distribution

Epipelagic, occurring between 40°N and 40°S in all three oceans.

habitat

A pelagic, oceanic species that lives in tropical and subtropical regions at depths of 0–328 ft (0–100 m).

behavior

One of the few species in the northwest Atlantic that lives in the upper 164 ft (50 m) of the water column. Shows evidence of diurnal vertical distribution, with population numbers being most abundant at depths of 0–33 ft (0–10 m) at night and 33–82 ft (10–25m) in the daytime. Rapid darting movements are made over short distances to catch prey.

feeding ecology and diet

Prefers small copepods.

reproductive biology

Reproduces one or more times a year depending on water temperature. Hermaphroditic, and sperm is stored in the oviducts waiting for the eggs to mature. Fertilized eggs are released in the sea water. There is no larval stage.

conservation status

Not listed by the IUCN.

significance to humans

The first chaetognath species ever described.


No common name

Sagitta enflata

order

Aphragmophora

family

Sagittidae

taxonomy

Sagitta enflata Grassi, 1881, Bay of Naples.

other common names

None known.

physical characteristics

Individuals have 8–10 hooks, 4–10 anterior teeth, and 4–15 posterior teeth. Maximum adult body length is 0.98 in (25 mm), and the relative tail length is quite short at 14–17% of total body size. The body is flaccid and transparent. There are two pairs of lateral fins and no fin bridge. Anterior fins are very short, partially rayed, and round. Posterior fins are short, partially rayed, and round. There is no collarette, nor are there gut diverticula. Eyes are small, with star-shaped pigment spots. Seminal vesicles are round, touch the tail fin, and are well separated from the posterior fins. Ovaries are small, reaching to the middle of the post fins; ova are large.

distribution

Epipelagic and cosmopolitan, occurring from 40°N to 40°S.

habitat

Oceanic and pelagic species that lives in tropical and subtropical waters at depths of 0–985 ft (0–300 m). Reported to tolerate different degrees of salinity and may occur in inshore waters.

behavior

Shows evidence of diurnal vertical distribution. Juveniles occur at higher levels of the water column than do the adults. Rapid darting movements are made over short distances to catch prey.

feeding ecology and diet

Prefers small copepods. Feeds at night after moving to superficial layers.

reproductive biology

Reproduces several times a year, but the number of times is dependent on water temperature. Hermaphroditic, and sperm is stored in the oviducts waiting for eggs to mature. Fertilized eggs are released in the sea water. There is no larval stage.

conservation status

Not listed by the IUCN.

significance to humans

None known.


No common name

Sagitta planctonis

order

Aphragmophora

family

Sagittidae

taxonomy

Sagitta planctonis Steinhaus, 1896, south Equatorial Current, Atlantic Ocean.

other common names

None known.

physical characteristics

Individuals have 8–11 hooks, 6–9 anterior teeth, and 10–14 posterior teeth. Maximum adult body length is 1.46 in (37 mm), and relative tail length is 19–21% of total body size. The body is large, firm, and opaque. There are two pairs of lateral fins and a fin bridge. Anterior fins are long, angular, partially rayed, and reach the middle of the ventral ganglion. Posterior fins are long, angular, and partially rayed. There is a large collarette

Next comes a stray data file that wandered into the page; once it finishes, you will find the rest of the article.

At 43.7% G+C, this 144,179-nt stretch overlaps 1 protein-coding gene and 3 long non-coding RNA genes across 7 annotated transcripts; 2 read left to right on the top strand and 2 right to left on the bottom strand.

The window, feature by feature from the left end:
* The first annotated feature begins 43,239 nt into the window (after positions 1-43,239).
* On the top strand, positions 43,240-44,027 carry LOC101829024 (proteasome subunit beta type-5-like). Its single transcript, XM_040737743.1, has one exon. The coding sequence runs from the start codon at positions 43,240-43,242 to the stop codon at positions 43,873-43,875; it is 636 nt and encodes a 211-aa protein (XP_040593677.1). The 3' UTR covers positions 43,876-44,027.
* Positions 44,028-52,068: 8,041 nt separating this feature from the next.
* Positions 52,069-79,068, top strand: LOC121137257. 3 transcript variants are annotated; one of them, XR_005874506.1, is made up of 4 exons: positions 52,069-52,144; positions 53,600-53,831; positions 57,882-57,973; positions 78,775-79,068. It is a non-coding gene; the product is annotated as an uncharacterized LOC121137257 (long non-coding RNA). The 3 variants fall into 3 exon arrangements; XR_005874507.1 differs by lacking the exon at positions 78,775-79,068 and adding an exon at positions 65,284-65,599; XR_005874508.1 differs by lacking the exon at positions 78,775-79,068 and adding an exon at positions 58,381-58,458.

and gut diverticula. Eyes are small with T-shaped pigment spots. Seminal vesicles are conical and touch posterior fins. Ovaries are very broad and long, reaching the neck region; ova are fairly small

distribution

Shallow-mesopelagic and cosmopolitan, occurring between 40°N and 40°S.

habitat

Occurs in the pelagic realm of tropical and subtropical regions of the ocean, at depths of 328–1,640 ft (100–500 m).

behavior

Shows evidence of diurnal vertical distribution. Juveniles occur at higher levels in the water column than the adults. Rapid darting movements are made over short distances to catch prey.

feeding ecology and diet

Prefers small copepods. Feeds at night after moving to superficial layers.

reproductive biology

Reproduces once or twice a year, depending on water temperature. Hermaphroditic, and sperm is stored in the oviducts waiting for the eggs to mature. Fertilized eggs are released in sea water. There is no larval stage.

conservation status

Not listed by the IUCN.

significance to humans

None known.


No common name

Sagitta setosa

order

Aphragmophora

family

Sagittidae

taxonomy

Sagitta setosa Müller, 1847, North Sea.

other common names

None known.

physical characteristics

Individuals have 8–9 hooks, 6–8 anterior teeth, and 10–16 posterior teeth. Maximum adult body length is 0.55 in (14 mm), and the relative tail length is 16–25% of total body size. The body is small, narrow, and transparent. There are two pairs of lateral fins and no fin bridge. Anterior fins are relatively short, completely rayed, and round. Posterior fins are short, completely rayed, and round. The collarette is small or not present, and there are no gut diverticula. Eyes have star-shaped pigment spots. Seminal vesicles are present in the head and trunk, touch the tail fin, and are somewhat separated from the posterior fins. Ovaries are short and ova are small. Recent molecular evidence has revealed substantial genetic differences between populations from the North and Mediterranean seas.